It would be easy to go through the motions — let me just get in the way so Luka can get his matchup — but I'd like to applaud the buy-in from Josh Green. He's still screening with juice, regardless of if he gets the ball or not. It warms my heart when he does get rewarded with a touch. I really enjoyed his work against Denver earlier this week.

It's been a quietly-successful third-year campaign for Green, who looks more comfortable and confident on both ends of the floor. The (lack of) coverage he saw during the Mavs' first round series with the Utah Jazz must've weighed on him.

WHAT'S GOING ON HERE: KARL-ANTHONY TOWNS

It's still hard to get a feel for who these Wolves are. They wax between harmony, confusion, indifference, and dominance. That leads to sentences like "Huh, they're on a five-game winning streak" and "Wait, they lost to those Hornets???"

If there's one thing clear, this isn't a team that can afford to skirt past the little things. That includes screening, which brings me to Karl-Anthony Towns. For someone with his blend of shooting, driving power and overall footwork (offensively), I frankly never know what to expect when he trots up to D'Angelo Russell or Anthony Edwards.

Sometimes it's a well-placed screen. It could be a slip. It could be an illegal screen because he leaned in, or because his base was too wide. And then there are the possessions like this:

Towns seems unsure if Austin Rivers is even going to use his pick, seems late to set one, and ultimately doesn't do any real damage. The action swings to the other side and Edwards jets downhill before Towns can really lay the lumber. Towns ends up with the ball and scores, but how do you grade the process?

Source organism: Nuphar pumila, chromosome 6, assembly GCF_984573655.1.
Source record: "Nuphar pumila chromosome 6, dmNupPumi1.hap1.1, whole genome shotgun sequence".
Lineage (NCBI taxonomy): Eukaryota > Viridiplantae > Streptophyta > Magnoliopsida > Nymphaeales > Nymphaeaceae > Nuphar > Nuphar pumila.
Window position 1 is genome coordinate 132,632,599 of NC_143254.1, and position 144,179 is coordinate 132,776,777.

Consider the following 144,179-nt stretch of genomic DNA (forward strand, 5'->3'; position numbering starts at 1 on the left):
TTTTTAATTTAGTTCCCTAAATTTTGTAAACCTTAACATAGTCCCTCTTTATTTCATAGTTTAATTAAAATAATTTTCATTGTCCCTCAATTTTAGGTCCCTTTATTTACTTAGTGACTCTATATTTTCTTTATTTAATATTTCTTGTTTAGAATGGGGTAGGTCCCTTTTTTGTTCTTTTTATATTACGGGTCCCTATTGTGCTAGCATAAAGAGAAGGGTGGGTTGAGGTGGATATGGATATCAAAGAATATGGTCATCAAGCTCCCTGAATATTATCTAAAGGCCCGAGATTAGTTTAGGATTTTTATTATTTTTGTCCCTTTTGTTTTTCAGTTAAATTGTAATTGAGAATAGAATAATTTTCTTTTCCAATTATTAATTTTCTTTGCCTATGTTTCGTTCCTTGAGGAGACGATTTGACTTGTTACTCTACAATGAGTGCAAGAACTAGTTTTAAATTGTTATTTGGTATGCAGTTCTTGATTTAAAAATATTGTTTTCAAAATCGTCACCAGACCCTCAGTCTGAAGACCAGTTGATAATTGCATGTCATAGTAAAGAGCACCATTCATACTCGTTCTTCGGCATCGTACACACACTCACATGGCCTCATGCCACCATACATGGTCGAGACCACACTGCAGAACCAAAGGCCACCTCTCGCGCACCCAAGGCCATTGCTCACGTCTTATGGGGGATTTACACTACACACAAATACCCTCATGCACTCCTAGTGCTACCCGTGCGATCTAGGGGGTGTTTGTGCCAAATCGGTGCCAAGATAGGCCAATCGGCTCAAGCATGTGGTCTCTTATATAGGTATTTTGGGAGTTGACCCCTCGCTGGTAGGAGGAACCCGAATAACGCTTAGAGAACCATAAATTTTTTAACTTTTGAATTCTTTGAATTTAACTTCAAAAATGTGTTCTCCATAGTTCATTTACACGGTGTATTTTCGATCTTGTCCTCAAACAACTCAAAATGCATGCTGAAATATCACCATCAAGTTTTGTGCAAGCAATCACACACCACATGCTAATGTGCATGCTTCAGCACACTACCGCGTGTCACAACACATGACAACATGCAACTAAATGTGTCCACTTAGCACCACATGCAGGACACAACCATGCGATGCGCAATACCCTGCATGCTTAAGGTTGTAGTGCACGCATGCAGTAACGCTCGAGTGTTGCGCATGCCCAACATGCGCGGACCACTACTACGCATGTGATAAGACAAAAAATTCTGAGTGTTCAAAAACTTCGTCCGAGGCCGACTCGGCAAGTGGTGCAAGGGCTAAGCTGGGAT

Statistically, I don't even know if you can call it a bad week. The Wolves generated a solid 1.02 PPP on trips featuring an on-ball screen from Towns. He connected on a shade under 54% of his on-ball screens, a low mark (29th percentile), but one that makes sense considering his slip or flare usage when paired with Rudy Gobert. Like this: 

But even on those possessions, there's room for Towns to make contact before flaring out. Like most things Wolves-related right now, I just wish there was more consistency. 

WE SEE YOU TOO: JEREMY SOCHAN

Not too much on the young buck, who the Spurs are allowing to do a little bit of everything to start the season. I do think there's some low-hanging fruit for him to grab when he's off the ball.

Sochan already maps the floor well for a guy his age. He buzzes off the ball and often makes himself available for cuts. He'll either get hit for easy shot attempts, or his well-timed cut will open an opportunity for another teammate. It's genuinely good stuff.

He also seems to recognize when flare screens or pin-in screens are appropriate to set. It would help if he ... actually set them more consistently. He had some notable whiffs or cancel-outs on film this week.

Too many "get behind me" points, not enough contact being made. If a bozo like me can point this out, I'm sure it's been mentioned elsewhere. He should be fine.

Screen Time will be back next Saturday! Check out last week's edition of Screen Time here.